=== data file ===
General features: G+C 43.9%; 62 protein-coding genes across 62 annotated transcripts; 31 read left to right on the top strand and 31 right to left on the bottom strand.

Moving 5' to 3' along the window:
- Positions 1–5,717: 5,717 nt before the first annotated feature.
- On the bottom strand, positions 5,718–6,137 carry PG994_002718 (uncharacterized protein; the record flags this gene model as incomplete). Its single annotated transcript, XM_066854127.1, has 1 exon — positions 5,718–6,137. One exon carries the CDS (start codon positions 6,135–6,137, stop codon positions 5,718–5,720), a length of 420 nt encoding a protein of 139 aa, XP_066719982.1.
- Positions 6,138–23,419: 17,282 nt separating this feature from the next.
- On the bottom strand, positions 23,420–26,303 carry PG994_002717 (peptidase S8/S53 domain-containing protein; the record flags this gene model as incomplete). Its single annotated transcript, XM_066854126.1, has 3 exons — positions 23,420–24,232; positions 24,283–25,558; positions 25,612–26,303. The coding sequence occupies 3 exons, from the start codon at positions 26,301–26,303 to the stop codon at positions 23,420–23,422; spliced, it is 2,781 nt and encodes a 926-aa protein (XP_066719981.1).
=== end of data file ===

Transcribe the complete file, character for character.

General features: G+C 43.9%; 62 protein-coding genes across 62 annotated transcripts; 31 read left to right on the top strand and 31 right to left on the bottom strand.

Moving 5' to 3' along the window:
- Positions 1–5,717: 5,717 nt before the first annotated feature.
- On the bottom strand, positions 5,718–6,137 carry PG994_002718 (uncharacterized protein; the record flags this gene model as incomplete). Its single annotated transcript, XM_066854127.1, has 1 exon — positions 5,718–6,137. One exon carries the CDS (start codon positions 6,135–6,137, stop codon positions 5,718–5,720), a length of 420 nt encoding a protein of 139 aa, XP_066719982.1.
- Positions 6,138–23,419: 17,282 nt separating this feature from the next.
- On the bottom strand, positions 23,420–26,303 carry PG994_002717 (peptidase S8/S53 domain-containing protein; the record flags this gene model as incomplete). Its single annotated transcript, XM_066854126.1, has 3 exons — positions 23,420–24,232; positions 24,283–25,558; positions 25,612–26,303. The coding sequence occupies 3 exons, from the start codon at positions 26,301–26,303 to the stop codon at positions 23,420–23,422; spliced, it is 2,781 nt and encodes a 926-aa protein (XP_066719981.1).